What to Expect With House Closings: Things to Know

By
Real Estate Agent with RE/MAX Executive Realty 91362

The Process of Closing on a Home Reviewed

When you buy a home for the first time, the process can seem like it's taking forever. There are many steps involved when you buy a home before it becomes your property. You still have to go through the closing on a house process before you get the keys and start preparing to move in.

We look at the things you should expect when you are about to go through a home closing. Maximum Real Estate Exposure has some great tips, and we will cover the basics here as well.

What is a Home Closing?

The final stage in the process for closing will see ownership legally transfer from the seller to you. On the day, there will be paperwork to sign, and you should get the keys.

Buyers and sellers often meet at a "closing table" to sign the final paperwork, although that is not always the case. Sometimes the parties will sign at different locations and different times. It is even possible to do a remote closing now where paperwork gets filed online.

How Long Does Closing Take?

Typically, you can expect homes to close in around 4 to 6 weeks though many things can affect this. For example, if you are paying cash, things can take less time.

It's likely that if you are a first-time buyer, you’ll be getting help from a mortgage lender. They need to run checks and make sure everything is correct before they will pay the money to the seller.

Despite everyone involved in the purchase process wanting the transaction to succeed, things do go wrong sometimes. There are many potential causes of delays during house closings, and these can include the following mentioned below.

What Are Potential Causes of Delayed Closing Times?

Inspections

Should the inspector find serious issues with the home, it could be cause for you to renegotiate with the seller or even walk away from the deal.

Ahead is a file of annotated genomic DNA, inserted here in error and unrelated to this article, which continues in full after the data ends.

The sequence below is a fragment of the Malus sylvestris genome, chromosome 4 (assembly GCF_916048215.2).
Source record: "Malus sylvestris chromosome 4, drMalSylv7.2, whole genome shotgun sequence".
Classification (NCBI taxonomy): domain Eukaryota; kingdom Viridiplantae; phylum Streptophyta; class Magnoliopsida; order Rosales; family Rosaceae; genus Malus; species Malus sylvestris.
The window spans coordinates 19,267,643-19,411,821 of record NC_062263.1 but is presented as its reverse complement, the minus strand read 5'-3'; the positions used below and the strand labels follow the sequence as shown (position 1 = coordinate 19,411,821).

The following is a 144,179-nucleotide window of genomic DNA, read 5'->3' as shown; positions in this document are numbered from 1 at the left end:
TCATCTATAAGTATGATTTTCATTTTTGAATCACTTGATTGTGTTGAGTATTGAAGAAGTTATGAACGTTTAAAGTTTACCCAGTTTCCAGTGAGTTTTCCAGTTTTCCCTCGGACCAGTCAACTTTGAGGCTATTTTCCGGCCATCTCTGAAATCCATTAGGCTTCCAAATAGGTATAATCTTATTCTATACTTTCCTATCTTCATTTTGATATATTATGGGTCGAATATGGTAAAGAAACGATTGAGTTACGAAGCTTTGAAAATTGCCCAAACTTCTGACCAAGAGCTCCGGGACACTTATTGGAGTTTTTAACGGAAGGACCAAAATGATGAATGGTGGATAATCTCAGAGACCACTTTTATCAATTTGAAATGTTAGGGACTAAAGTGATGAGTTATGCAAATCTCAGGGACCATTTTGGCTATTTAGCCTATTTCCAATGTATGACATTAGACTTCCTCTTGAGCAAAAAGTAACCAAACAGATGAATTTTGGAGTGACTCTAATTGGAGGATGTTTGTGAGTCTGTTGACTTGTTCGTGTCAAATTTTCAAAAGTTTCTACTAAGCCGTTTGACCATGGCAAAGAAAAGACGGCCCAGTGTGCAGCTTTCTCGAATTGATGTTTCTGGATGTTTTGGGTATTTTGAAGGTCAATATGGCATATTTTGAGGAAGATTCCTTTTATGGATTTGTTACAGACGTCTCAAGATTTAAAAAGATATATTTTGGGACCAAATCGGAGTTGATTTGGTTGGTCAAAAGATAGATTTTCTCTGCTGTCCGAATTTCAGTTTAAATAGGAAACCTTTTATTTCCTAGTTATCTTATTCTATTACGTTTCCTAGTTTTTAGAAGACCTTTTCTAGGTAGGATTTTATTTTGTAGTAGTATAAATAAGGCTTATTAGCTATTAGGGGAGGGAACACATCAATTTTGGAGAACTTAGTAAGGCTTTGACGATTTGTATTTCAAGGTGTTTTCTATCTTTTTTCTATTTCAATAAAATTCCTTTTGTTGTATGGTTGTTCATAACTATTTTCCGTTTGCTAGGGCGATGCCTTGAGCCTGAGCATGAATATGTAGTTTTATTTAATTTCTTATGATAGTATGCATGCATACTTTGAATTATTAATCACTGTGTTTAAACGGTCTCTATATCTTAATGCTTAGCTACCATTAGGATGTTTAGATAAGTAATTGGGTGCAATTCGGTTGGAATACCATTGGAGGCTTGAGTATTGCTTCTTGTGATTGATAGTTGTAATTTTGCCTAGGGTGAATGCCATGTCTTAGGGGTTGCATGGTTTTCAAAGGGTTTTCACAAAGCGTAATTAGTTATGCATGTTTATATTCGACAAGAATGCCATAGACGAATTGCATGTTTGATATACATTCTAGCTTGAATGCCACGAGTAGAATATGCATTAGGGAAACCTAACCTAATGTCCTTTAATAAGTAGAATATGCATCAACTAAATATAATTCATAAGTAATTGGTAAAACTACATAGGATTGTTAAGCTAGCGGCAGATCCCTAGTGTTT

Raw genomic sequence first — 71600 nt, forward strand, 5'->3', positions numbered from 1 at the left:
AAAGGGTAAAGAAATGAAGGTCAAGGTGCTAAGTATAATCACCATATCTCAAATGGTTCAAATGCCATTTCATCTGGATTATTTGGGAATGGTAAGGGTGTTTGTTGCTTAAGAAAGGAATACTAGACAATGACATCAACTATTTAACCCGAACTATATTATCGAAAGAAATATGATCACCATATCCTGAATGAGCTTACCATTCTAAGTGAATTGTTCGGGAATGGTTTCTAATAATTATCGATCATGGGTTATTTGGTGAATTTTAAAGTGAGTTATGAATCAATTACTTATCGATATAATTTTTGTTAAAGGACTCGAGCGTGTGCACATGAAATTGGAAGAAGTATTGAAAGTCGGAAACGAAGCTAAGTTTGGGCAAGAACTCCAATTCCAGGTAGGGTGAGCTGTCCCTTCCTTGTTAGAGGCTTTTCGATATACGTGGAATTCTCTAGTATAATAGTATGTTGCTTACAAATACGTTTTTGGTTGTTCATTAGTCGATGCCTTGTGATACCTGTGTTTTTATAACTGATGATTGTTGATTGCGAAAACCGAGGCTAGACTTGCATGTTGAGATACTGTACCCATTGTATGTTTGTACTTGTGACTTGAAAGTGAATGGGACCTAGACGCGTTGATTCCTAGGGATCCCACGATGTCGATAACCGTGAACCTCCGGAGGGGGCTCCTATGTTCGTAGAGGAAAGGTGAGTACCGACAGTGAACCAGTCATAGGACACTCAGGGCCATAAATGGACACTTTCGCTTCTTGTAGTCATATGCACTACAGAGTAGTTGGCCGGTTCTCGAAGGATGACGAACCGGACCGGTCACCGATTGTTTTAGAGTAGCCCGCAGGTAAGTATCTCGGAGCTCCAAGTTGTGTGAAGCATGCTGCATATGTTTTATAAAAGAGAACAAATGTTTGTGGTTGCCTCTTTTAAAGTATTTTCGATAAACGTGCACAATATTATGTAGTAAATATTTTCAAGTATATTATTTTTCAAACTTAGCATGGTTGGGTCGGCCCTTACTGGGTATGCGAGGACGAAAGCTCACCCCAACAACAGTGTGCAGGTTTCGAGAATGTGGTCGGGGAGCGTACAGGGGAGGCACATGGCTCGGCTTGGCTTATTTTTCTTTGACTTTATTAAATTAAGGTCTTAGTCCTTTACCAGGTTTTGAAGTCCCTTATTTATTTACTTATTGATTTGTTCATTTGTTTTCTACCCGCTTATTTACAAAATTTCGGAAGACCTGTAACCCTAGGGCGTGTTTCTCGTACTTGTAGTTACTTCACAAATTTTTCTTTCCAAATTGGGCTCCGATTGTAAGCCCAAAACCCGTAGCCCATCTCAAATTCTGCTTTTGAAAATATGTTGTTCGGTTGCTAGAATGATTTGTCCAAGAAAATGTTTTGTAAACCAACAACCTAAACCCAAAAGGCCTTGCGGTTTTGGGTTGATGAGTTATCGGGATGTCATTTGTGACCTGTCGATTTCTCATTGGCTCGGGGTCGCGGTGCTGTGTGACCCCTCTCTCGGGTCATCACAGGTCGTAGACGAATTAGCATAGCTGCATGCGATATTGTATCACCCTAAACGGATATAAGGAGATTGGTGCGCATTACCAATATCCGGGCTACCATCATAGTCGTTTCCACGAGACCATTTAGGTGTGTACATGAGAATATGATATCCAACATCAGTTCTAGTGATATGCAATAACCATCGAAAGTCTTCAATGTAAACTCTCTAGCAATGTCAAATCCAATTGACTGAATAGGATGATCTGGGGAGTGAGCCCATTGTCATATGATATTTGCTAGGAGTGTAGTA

Sometimes negotiating repairs or credits can take a couple of weeks, especially when contractors give estimates for work that needs to be completed.

Appraisal values

If the appraiser concludes that the home is worth less than you have offered for it, the lender will not approve the loan. This might mean you need to find a larger down payment to make up the difference or go back to the seller, with the hope that they will agree to lower the price you pay.

Negotiations on appraisal issues could take some time as well to resolve.

Financing

Other problems could arise with your lender. If something has changed in your financial situation, like a drop in your credit score or a new loan application, you may no longer be eligible for the preapproval amount.

This could mean finding a new lender or a new home, so you need to be careful before getting final approval. It is vital not to do anything that could impact your loan after applying for a mortgage.

Title

Checks need to be completed to show there isn't any problem with the title of the property you are buying. If a judgment or lien is found linked to the property, it could take a while to resolve.

One of the frustrating parts of finding a problem with the title is that it will be out of your control. You will be at the mercy of others to get the problem rectified in a timely fashion.

Real Estate Contingencies

To allow you to back out of a purchase agreement with your earnest money deposit returned, contingencies are added to the contract. But if these clauses have not been met, you can expect delays or even an end to the purchase agreement.

What Steps Need to be Completed During Closing?

Each step to closing on a house is important, with some of these steps down to you, and others completely out of your control. These steps include the following:

  • Making an offer
  • Agreeing and signing a purchase contract
  • Paying an earnest money deposit